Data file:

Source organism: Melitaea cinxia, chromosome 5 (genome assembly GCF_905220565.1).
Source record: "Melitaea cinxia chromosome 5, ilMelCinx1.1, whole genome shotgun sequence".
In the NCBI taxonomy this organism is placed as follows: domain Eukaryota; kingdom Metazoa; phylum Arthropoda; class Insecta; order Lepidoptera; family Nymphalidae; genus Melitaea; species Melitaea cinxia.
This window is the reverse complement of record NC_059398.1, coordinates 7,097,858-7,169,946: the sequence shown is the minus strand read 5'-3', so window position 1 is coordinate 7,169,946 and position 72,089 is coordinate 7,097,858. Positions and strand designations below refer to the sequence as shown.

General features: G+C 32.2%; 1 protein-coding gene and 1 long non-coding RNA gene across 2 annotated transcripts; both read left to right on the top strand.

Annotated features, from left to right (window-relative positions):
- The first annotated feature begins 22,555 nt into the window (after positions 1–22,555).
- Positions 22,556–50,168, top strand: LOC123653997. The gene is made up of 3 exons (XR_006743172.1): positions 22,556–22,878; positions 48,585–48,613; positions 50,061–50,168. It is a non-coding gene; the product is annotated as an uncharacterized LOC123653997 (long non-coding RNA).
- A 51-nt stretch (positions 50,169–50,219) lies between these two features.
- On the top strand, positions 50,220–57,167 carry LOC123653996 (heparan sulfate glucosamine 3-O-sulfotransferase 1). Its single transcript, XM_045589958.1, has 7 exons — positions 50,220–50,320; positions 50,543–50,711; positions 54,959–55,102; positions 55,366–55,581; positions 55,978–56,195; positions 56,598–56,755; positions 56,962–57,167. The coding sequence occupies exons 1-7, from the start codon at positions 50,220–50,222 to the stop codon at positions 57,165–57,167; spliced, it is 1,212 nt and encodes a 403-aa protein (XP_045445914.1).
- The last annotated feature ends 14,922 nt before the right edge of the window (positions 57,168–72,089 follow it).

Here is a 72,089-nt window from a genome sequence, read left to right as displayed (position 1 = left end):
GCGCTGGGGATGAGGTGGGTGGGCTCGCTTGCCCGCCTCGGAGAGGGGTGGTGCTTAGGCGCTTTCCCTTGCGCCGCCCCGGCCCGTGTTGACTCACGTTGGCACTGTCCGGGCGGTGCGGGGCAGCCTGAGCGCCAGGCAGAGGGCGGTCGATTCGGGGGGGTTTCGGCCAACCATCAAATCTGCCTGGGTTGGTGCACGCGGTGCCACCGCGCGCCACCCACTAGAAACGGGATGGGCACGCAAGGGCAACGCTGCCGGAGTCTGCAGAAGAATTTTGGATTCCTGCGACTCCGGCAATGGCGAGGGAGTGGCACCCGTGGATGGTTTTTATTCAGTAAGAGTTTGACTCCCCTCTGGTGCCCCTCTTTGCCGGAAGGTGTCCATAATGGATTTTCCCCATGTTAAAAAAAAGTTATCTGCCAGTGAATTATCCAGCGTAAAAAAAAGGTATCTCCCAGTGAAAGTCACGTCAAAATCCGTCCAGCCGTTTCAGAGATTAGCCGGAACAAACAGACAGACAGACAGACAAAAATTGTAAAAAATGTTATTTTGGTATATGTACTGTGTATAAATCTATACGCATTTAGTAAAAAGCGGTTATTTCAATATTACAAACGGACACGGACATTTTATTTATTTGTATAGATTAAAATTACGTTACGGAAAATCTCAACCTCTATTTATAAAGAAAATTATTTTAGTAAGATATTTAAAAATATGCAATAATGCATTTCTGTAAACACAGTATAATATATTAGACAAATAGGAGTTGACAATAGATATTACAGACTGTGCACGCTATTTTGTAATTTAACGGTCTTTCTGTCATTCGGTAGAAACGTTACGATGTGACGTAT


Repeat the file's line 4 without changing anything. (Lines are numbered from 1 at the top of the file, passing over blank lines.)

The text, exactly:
This window is the reverse complement of record NC_059398.1, coordinates 7,097,858-7,169,946: the sequence shown is the minus strand read 5'-3', so window position 1 is coordinate 7,169,946 and position 72,089 is coordinate 7,097,858. Positions and strand designations below refer to the sequence as shown.